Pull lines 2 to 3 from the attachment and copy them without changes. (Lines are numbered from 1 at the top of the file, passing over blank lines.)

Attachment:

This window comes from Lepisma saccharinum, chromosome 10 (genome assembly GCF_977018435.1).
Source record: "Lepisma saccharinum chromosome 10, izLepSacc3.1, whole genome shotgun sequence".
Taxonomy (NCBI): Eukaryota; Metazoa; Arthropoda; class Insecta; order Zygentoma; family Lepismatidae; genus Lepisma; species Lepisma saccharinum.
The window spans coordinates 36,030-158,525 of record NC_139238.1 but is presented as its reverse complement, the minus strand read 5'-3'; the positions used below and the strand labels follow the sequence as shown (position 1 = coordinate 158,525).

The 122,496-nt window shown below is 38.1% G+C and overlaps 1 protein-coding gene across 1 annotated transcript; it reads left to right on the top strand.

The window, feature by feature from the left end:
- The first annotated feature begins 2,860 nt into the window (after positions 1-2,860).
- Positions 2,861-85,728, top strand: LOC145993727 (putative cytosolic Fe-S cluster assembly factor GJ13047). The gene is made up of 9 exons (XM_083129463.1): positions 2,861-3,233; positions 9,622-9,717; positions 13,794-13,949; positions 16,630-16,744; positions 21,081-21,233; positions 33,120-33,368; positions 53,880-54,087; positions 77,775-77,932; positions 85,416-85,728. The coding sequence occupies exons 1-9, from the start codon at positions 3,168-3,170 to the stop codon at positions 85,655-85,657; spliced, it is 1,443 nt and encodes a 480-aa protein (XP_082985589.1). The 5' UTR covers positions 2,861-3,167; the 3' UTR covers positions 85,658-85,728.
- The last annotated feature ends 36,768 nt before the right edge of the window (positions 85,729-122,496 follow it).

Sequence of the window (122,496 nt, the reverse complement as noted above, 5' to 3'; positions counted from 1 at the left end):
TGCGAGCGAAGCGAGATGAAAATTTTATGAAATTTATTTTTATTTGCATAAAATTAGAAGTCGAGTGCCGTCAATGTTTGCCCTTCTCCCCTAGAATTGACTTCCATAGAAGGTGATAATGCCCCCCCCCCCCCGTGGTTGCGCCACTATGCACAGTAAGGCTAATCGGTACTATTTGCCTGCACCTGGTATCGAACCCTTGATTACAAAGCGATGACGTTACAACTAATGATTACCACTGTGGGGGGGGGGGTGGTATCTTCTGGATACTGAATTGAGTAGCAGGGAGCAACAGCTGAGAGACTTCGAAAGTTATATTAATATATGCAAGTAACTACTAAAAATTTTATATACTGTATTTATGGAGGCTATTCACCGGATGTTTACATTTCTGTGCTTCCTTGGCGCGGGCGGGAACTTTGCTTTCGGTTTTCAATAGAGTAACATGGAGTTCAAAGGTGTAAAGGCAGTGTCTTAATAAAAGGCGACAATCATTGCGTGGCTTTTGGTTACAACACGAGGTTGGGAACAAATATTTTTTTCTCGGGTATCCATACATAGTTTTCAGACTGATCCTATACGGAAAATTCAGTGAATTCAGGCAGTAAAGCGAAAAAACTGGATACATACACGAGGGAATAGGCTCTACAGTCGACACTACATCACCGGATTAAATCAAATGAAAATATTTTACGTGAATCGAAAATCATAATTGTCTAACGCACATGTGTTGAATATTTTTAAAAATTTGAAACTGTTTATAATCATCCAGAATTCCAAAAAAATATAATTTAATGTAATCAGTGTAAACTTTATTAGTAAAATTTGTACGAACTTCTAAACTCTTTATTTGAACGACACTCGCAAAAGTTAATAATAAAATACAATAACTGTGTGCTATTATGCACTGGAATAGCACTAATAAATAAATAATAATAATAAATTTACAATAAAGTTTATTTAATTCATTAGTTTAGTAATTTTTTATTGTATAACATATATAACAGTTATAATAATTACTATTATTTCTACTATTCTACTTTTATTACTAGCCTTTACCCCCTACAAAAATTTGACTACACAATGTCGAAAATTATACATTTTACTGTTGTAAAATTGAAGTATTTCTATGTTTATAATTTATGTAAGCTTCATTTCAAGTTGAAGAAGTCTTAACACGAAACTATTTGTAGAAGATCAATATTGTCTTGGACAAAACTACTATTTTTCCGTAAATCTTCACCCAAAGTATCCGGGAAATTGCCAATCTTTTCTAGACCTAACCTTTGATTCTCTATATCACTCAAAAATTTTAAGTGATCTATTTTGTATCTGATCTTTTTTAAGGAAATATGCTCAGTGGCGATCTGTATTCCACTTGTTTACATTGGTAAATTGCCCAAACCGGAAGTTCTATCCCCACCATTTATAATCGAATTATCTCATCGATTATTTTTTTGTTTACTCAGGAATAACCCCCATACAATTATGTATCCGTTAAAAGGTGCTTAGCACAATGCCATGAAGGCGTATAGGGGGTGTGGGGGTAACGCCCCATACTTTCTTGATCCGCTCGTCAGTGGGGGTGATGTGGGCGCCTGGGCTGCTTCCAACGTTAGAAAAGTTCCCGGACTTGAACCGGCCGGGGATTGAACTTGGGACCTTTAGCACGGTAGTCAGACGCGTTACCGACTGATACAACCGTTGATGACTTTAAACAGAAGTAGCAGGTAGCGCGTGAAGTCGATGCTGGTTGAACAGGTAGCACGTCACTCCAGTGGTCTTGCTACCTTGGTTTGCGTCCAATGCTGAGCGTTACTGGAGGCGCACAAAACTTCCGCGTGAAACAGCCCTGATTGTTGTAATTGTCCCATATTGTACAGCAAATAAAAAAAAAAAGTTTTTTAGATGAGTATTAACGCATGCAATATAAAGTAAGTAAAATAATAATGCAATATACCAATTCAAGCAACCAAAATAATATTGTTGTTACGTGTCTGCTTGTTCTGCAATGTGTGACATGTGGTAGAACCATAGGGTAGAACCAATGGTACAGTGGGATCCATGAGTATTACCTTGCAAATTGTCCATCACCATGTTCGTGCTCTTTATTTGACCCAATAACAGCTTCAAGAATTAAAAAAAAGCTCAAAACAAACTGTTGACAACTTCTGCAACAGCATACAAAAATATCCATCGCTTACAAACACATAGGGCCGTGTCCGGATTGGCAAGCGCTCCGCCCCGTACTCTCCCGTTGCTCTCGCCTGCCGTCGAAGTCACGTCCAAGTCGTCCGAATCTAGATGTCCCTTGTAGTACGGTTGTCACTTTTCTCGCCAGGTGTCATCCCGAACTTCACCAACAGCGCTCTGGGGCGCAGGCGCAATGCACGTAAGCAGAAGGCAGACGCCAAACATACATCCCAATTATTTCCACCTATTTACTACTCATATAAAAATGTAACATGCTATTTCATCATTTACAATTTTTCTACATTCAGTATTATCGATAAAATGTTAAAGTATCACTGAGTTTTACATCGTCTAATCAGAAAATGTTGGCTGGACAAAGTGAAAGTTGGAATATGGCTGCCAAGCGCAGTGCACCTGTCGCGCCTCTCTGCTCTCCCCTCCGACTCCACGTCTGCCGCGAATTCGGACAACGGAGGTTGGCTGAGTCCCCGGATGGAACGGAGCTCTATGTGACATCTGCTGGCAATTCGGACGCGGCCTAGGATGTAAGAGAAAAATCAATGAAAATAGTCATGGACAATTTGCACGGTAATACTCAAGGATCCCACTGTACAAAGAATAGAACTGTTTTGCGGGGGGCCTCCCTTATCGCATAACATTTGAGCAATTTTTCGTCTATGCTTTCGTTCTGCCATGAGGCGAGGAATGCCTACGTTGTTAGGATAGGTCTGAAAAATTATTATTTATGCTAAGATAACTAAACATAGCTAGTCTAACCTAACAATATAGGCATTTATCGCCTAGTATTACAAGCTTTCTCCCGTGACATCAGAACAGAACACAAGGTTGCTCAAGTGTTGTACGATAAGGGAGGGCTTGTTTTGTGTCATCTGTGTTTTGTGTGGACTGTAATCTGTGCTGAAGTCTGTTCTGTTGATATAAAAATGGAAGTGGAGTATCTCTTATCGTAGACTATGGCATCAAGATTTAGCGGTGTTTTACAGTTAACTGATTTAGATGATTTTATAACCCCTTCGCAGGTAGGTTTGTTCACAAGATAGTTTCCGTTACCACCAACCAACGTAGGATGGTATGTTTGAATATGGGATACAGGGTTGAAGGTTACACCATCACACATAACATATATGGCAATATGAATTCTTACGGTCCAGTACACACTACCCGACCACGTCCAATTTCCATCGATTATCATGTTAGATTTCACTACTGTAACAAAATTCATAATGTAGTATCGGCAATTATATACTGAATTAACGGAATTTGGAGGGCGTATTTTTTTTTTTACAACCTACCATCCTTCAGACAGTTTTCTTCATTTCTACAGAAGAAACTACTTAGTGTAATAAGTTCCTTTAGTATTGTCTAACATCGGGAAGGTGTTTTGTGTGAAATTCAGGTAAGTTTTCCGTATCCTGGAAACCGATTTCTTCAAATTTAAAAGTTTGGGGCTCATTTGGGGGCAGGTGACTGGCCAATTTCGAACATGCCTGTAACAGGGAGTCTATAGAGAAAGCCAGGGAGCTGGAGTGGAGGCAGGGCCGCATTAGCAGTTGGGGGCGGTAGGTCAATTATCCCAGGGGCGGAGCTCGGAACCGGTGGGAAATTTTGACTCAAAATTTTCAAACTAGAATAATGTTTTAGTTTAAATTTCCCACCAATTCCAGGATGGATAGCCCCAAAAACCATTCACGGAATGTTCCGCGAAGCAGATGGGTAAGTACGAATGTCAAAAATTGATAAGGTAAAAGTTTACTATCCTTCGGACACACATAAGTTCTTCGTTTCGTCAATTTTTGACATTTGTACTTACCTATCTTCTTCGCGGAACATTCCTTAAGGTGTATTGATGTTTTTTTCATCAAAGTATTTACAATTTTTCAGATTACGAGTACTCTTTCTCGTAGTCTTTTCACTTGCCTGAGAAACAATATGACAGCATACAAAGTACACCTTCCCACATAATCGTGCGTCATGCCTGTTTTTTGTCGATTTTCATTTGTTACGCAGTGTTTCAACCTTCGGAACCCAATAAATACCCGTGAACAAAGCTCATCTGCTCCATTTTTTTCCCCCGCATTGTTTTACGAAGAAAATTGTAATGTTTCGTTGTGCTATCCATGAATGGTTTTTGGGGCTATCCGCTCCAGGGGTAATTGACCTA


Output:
Source record: "Lepisma saccharinum chromosome 10, izLepSacc3.1, whole genome shotgun sequence".
Taxonomy (NCBI): Eukaryota; Metazoa; Arthropoda; class Insecta; order Zygentoma; family Lepismatidae; genus Lepisma; species Lepisma saccharinum.